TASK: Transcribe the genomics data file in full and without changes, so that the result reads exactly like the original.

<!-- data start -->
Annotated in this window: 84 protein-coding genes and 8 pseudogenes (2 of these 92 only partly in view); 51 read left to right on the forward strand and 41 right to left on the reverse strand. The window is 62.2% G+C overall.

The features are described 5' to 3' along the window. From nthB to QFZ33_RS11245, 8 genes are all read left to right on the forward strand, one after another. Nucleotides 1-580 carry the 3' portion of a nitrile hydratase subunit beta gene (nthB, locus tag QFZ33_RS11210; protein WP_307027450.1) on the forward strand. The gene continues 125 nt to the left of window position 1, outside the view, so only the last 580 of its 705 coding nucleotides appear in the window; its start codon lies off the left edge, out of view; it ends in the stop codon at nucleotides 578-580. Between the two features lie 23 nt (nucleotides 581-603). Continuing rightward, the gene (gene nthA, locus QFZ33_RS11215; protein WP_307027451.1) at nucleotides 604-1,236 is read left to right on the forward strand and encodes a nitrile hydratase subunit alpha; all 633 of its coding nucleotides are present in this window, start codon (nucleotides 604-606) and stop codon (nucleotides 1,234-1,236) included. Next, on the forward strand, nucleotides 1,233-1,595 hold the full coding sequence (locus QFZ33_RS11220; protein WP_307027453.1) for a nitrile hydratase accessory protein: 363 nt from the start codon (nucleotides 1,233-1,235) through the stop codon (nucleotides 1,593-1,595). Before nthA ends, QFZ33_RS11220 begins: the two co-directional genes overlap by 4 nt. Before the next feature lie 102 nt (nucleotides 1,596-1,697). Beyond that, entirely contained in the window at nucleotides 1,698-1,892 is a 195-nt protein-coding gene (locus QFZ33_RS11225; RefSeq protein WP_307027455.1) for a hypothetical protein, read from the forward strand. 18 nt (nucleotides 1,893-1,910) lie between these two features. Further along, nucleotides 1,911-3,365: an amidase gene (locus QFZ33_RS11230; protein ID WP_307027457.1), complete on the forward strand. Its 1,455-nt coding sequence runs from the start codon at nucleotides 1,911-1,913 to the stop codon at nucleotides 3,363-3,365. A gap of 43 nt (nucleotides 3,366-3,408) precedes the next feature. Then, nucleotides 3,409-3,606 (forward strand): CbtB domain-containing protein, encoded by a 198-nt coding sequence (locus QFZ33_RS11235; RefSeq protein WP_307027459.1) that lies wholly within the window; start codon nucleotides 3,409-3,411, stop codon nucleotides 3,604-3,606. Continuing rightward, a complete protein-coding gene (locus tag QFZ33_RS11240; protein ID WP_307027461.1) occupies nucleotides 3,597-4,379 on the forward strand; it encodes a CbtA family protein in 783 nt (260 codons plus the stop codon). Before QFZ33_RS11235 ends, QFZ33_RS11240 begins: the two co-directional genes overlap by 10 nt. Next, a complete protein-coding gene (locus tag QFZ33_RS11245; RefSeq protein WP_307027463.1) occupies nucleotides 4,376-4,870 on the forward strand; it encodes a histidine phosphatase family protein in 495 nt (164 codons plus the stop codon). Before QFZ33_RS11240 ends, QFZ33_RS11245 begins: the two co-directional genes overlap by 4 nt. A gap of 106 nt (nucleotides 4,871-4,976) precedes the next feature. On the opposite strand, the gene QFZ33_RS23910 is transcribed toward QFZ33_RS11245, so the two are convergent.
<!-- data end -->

Annotated in this window: 84 protein-coding genes and 8 pseudogenes (2 of these 92 only partly in view); 51 read left to right on the forward strand and 41 right to left on the reverse strand. The window is 62.2% G+C overall.

The features are described 5' to 3' along the window. From nthB to QFZ33_RS11245, 8 genes are all read left to right on the forward strand, one after another. Nucleotides 1-580 carry the 3' portion of a nitrile hydratase subunit beta gene (nthB, locus tag QFZ33_RS11210; protein WP_307027450.1) on the forward strand. The gene continues 125 nt to the left of window position 1, outside the view, so only the last 580 of its 705 coding nucleotides appear in the window; its start codon lies off the left edge, out of view; it ends in the stop codon at nucleotides 578-580. Between the two features lie 23 nt (nucleotides 581-603). Continuing rightward, the gene (gene nthA, locus QFZ33_RS11215; protein WP_307027451.1) at nucleotides 604-1,236 is read left to right on the forward strand and encodes a nitrile hydratase subunit alpha; all 633 of its coding nucleotides are present in this window, start codon (nucleotides 604-606) and stop codon (nucleotides 1,234-1,236) included. Next, on the forward strand, nucleotides 1,233-1,595 hold the full coding sequence (locus QFZ33_RS11220; protein WP_307027453.1) for a nitrile hydratase accessory protein: 363 nt from the start codon (nucleotides 1,233-1,235) through the stop codon (nucleotides 1,593-1,595). Before nthA ends, QFZ33_RS11220 begins: the two co-directional genes overlap by 4 nt. Before the next feature lie 102 nt (nucleotides 1,596-1,697). Beyond that, entirely contained in the window at nucleotides 1,698-1,892 is a 195-nt protein-coding gene (locus QFZ33_RS11225; RefSeq protein WP_307027455.1) for a hypothetical protein, read from the forward strand. 18 nt (nucleotides 1,893-1,910) lie between these two features. Further along, nucleotides 1,911-3,365: an amidase gene (locus QFZ33_RS11230; protein ID WP_307027457.1), complete on the forward strand. Its 1,455-nt coding sequence runs from the start codon at nucleotides 1,911-1,913 to the stop codon at nucleotides 3,363-3,365. A gap of 43 nt (nucleotides 3,366-3,408) precedes the next feature. Then, nucleotides 3,409-3,606 (forward strand): CbtB domain-containing protein, encoded by a 198-nt coding sequence (locus QFZ33_RS11235; RefSeq protein WP_307027459.1) that lies wholly within the window; start codon nucleotides 3,409-3,411, stop codon nucleotides 3,604-3,606. Continuing rightward, a complete protein-coding gene (locus tag QFZ33_RS11240; protein ID WP_307027461.1) occupies nucleotides 3,597-4,379 on the forward strand; it encodes a CbtA family protein in 783 nt (260 codons plus the stop codon). Before QFZ33_RS11235 ends, QFZ33_RS11240 begins: the two co-directional genes overlap by 10 nt. Next, a complete protein-coding gene (locus tag QFZ33_RS11245; RefSeq protein WP_307027463.1) occupies nucleotides 4,376-4,870 on the forward strand; it encodes a histidine phosphatase family protein in 495 nt (164 codons plus the stop codon). Before QFZ33_RS11240 ends, QFZ33_RS11245 begins: the two co-directional genes overlap by 4 nt. A gap of 106 nt (nucleotides 4,871-4,976) precedes the next feature. On the opposite strand, the gene QFZ33_RS23910 is transcribed toward QFZ33_RS11245, so the two are convergent.